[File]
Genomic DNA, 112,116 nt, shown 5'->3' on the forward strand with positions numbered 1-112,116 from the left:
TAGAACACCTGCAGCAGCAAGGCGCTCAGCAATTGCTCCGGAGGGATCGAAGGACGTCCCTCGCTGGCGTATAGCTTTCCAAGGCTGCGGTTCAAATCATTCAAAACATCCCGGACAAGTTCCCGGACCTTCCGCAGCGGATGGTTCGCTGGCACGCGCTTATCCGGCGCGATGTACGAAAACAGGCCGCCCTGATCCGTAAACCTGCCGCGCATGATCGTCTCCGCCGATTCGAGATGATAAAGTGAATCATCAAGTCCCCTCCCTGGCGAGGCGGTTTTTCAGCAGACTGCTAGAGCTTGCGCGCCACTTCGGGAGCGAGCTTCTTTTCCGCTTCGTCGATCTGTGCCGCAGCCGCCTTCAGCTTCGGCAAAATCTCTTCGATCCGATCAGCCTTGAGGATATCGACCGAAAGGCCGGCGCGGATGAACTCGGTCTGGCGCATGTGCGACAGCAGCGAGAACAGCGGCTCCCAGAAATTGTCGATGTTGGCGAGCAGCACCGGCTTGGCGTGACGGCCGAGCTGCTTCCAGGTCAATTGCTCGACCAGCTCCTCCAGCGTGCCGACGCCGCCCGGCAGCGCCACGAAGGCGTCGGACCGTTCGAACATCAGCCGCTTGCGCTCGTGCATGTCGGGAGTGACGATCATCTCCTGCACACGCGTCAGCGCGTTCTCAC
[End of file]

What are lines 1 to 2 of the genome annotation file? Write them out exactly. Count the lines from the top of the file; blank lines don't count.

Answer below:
Genomic DNA, 112,116 nt, shown 5'->3' on the forward strand with positions numbered 1-112,116 from the left:
TAGAACACCTGCAGCAGCAAGGCGCTCAGCAATTGCTCCGGAGGGATCGAAGGACGTCCCTCGCTGGCGTATAGCTTTCCAAGGCTGCGGTTCAAATCATTCAAAACATCCCGGACAAGTTCCCGGACCTTCCGCAGCGGATGGTTCGCTGGCACGCGCTTATCCGGCGCGATGTACGAAAACAGGCCGCCCTGATCCGTAAACCTGCCGCGCATGATCGTCTCCGCCGATTCGAGATGATAAAGTGAATCATCAAGTCCCCTCCCTGGCGAGGCGGTTTTTCAGCAGACTGCTAGAGCTTGCGCGCCACTTCGGGAGCGAGCTTCTTTTCCGCTTCGTCGATCTGTGCCGCAGCCGCCTTCAGCTTCGGCAAAATCTCTTCGATCCGATCAGCCTTGAGGATATCGACCGAAAGGCCGGCGCGGATGAACTCGGTCTGGCGCATGTGCGACAGCAGCGAGAACAGCGGCTCCCAGAAATTGTCGATGTTGGCGAGCAGCACCGGCTTGGCGTGACGGCCGAGCTGCTTCCAGGTCAATTGCTCGACCAGCTCCTCCAGCGTGCCGACGCCGCCCGGCAGCGCCACGAAGGCGTCGGACCGTTCGAACATCAGCCGCTTGCGCTCGTGCATGTCGGGAGTGACGATCATCTCCTGCACACGCGTCAGCGCGTTCTCAC